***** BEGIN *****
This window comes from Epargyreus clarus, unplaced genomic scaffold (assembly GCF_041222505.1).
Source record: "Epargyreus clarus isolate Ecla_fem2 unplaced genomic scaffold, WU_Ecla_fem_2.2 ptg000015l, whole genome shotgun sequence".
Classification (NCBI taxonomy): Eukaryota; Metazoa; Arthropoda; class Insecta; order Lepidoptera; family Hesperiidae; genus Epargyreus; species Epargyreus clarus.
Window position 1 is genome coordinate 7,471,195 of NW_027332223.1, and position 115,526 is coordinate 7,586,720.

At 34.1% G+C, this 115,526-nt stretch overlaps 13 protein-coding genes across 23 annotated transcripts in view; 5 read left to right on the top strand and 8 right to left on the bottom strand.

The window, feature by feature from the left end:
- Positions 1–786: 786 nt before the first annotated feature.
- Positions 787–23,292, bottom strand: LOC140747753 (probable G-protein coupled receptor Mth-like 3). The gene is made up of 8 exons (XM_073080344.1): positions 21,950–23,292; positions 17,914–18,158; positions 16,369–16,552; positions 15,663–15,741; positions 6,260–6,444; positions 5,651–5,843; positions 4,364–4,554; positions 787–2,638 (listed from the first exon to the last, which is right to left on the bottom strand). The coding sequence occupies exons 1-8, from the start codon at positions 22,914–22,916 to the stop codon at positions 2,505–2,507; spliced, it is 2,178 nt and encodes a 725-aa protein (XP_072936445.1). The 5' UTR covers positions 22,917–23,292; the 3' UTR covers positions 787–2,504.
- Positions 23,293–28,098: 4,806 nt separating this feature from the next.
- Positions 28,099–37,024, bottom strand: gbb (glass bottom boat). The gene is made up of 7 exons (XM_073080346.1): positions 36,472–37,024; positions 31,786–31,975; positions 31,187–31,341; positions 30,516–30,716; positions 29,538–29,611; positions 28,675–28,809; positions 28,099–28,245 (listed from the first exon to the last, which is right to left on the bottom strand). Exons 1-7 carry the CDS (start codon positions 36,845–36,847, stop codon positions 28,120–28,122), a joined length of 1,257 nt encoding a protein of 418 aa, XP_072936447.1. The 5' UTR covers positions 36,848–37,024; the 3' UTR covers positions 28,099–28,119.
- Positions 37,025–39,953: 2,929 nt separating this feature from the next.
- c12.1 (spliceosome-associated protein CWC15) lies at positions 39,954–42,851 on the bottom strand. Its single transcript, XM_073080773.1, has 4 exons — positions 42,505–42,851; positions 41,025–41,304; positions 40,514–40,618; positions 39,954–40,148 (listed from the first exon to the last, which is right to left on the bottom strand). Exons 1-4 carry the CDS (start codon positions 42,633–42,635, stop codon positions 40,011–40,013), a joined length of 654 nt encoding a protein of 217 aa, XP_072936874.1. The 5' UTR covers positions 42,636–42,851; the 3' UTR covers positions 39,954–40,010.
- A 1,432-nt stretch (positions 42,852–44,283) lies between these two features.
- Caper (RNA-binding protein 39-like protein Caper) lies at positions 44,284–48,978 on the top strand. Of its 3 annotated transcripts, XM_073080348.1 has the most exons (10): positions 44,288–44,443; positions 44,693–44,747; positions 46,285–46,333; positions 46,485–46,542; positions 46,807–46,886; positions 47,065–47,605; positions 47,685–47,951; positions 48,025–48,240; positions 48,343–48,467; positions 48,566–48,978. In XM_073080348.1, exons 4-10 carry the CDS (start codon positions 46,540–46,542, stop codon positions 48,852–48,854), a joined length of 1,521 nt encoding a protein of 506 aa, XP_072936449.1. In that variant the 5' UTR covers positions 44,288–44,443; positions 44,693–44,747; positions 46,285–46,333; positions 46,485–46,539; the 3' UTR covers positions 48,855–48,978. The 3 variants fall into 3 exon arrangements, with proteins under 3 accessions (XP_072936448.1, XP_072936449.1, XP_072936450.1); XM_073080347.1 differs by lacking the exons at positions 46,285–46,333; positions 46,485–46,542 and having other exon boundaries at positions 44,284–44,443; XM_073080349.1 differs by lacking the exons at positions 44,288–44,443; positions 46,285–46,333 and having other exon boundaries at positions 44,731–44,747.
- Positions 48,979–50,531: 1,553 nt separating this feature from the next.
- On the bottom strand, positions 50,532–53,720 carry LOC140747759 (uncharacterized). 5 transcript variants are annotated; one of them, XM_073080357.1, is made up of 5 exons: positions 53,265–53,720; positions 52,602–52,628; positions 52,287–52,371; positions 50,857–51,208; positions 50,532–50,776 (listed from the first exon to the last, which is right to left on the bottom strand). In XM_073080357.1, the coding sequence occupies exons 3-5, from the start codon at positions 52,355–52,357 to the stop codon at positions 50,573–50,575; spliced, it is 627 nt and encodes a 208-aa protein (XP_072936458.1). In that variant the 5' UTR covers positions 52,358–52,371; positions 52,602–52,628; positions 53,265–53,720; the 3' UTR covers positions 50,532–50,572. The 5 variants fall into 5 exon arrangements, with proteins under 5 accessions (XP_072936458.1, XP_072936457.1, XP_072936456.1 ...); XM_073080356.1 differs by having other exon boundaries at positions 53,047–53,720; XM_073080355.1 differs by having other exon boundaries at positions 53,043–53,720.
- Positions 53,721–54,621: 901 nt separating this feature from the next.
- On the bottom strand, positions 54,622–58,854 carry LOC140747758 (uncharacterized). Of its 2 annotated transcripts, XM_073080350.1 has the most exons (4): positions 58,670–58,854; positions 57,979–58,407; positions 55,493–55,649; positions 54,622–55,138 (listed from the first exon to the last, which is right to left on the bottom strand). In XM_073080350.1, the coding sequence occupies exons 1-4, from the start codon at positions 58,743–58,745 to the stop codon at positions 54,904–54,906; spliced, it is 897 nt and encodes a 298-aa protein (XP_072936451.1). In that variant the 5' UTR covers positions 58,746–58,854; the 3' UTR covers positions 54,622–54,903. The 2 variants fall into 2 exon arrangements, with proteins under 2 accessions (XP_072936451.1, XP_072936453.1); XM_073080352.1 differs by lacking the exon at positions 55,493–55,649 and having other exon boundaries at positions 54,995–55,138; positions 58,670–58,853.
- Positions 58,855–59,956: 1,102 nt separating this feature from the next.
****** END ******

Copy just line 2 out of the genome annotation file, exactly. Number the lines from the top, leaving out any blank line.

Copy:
Source record: "Epargyreus clarus isolate Ecla_fem2 unplaced genomic scaffold, WU_Ecla_fem_2.2 ptg000015l, whole genome shotgun sequence".